Every year from early February on, pre-budget discussions and parleys are held between the ministry of finance and trade bodies -- ostensibly to receive and review proposals for inclusion in the ensuing budget. This reminds me of some comments from Nobel laureate Joseph Stiglitz who was Chairman, Council of Economic Advisers of former US President Bill Clinton.
He said, "As Chairman of the Council of Economic Advisers, I observed three almost unfailing principles among those who came to us for help. First, business people generally oppose subsidies, for everyone but themselves. For their own sector, there were always a host of arguments for why some government help was needed. From unfair competition abroad to an unexpected downturn at home, the stories were endless. Second, everyone was in favour of competition, in every sector but their own. Again, there were a host of arguments for why competition in their sector would be destructive, or why it needed to be managed carefully. And third, everyone was in favour of openness and transparency, in every sector but their own. In their sector, transparency might lead to unnecessary disturbances, erode its competitive edge, and so forth.
This is more or less a universal phenomenon, and Bangladesh is no exception. Usually, the trade bodies approach and suggest for either reduction of tax rate with the assurance of bounty to offset the balance. Earlier it was assured twice that the capital market would be overflowed with the investment fund if the black money is allowed to be made white. The authorities were convinced and expected their proposals. It is needless to speak about the consequences. However, these parties are held in a very cordial environment over quality snacks and tea.
This time there has been exception. On April 30, 2017, a meeting was held between the ministry of Finance and the consultative committee of the Federation of Bangladesh Chambers of Commerce and Industry (FBCCI). The bone of contention was mainly about the proposal for imposition of 15 per cent VAT over all items. Earlier 18 meetings were held between the government and the trade bodies without any fruitful result. This time, probably in a state of desperation, some leaders of the trade bodies threatened to go for movement on the street to protest the proposed VAT rate. This infuriated the finance minister who warned to take action, if that happened. All these led into a fiasco. However, good sense prevailed and the meeting continued, though not in the right mood.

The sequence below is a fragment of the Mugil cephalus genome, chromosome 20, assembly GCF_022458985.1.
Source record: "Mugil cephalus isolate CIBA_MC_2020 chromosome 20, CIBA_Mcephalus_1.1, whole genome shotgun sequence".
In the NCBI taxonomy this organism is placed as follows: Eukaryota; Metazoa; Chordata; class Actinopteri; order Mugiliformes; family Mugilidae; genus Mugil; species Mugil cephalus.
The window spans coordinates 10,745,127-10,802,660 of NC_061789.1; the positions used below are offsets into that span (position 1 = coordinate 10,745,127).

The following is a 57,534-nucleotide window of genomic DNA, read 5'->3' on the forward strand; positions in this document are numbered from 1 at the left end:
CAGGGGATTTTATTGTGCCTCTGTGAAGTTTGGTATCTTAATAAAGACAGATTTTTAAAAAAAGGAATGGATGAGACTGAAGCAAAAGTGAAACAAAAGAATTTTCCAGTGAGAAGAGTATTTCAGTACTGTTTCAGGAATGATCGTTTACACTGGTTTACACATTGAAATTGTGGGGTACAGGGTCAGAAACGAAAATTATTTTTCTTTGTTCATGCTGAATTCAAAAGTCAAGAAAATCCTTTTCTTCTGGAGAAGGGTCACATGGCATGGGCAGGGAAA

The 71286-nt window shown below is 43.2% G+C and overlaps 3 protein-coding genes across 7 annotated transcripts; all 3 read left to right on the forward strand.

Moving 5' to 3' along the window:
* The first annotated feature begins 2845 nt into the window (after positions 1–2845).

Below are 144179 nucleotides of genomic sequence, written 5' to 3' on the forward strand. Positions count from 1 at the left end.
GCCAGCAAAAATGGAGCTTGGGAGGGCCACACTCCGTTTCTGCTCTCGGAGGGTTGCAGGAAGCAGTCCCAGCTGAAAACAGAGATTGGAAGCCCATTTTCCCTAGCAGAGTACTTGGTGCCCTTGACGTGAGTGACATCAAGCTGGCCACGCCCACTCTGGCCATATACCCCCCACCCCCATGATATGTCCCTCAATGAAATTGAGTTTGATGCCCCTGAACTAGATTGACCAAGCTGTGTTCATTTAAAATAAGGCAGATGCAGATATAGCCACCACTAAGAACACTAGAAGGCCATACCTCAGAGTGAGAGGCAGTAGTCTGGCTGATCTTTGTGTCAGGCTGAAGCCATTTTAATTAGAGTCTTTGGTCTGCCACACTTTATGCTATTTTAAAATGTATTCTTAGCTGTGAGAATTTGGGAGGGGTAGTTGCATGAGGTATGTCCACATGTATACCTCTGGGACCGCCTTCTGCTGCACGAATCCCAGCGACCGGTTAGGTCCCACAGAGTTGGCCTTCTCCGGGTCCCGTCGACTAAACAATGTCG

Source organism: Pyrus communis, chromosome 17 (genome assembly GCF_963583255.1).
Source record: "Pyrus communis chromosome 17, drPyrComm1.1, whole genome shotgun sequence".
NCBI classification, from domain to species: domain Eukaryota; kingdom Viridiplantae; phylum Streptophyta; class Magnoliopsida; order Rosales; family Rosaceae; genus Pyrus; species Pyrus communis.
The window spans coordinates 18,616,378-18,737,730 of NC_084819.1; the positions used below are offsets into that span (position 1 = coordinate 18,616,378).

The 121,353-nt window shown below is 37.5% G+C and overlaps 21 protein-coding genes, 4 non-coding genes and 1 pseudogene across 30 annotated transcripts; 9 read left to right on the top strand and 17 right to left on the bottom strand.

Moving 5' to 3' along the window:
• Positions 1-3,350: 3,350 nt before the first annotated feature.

In response to the threat of the business leaders, Chairman NBR spoke something which was surprising. It appeared that he had a list of rogue businessmen against whom he could go for action any time. As a very highly responsible officer, he was supposed to go for action against the delinquents. In a free market economy, the private sector has the greatest role in the economic development of the country. This sector is the largest employer. So, the business community and the government should work closely in the atmosphere of companionship.
Anyway, we believe that the business environment in our country is fine and there is close co-operation between the government and the business community. Our economic growth bears testimony to this. That day's incident may be an accident. But one point is very clear -- 15 per cent VAT is very high and it should be reduced to 10 per cent, otherwise it will be tantamount to economic oppression.
Taxing the people should not be the only way of collecting revenue by the government. At least on two occasions the Finance Minister urged in parliament for austerity and belt tightening. The emphasis should again be laid on this. There have been sharp rise in expenditure for the general services sector. In 2011-12, actual expenditure in the general services sector was Tk. 271.16 billion which rose to Tk. 835.08 billion in 2016-17. In the revenue budget (2016-17), 22.2 per cent of the income was earmarked for salary and wages. Salary of the government employees has been doubled with the expectation that it would reduce corruption and improve efficiency as enhanced salary would help them lead a decent life. Annually, a huge amount of money is drained out from the government exchequer for paying honorarium to the government officials for attending the inter-ministerial and even the review meetings of the various projects of the same ministry. This is ridiculous. A government servant is a twenty four hour government servant and is supposed to perform his/her assigned job without any claim for additional pecuniary benefit. This practice should be controlled. In Bangladesh, no government project is completed within the scheduled time. This raises the cost of the projects. As a matter of fact, the unusual delay in completing the projects causes huge wastage of money. Emphasis has to be on improving efficiency of the government officials. If the projects could be completed on time, this would help the government in stopping huge wastage of money. These are the ways by which the government can save money that can offset the supposed loss to be incurred for reducing the rate of VAT. That will be a noble job as this will give great relief to the common people. After all, people's government is supposed to be more concerned for the common people.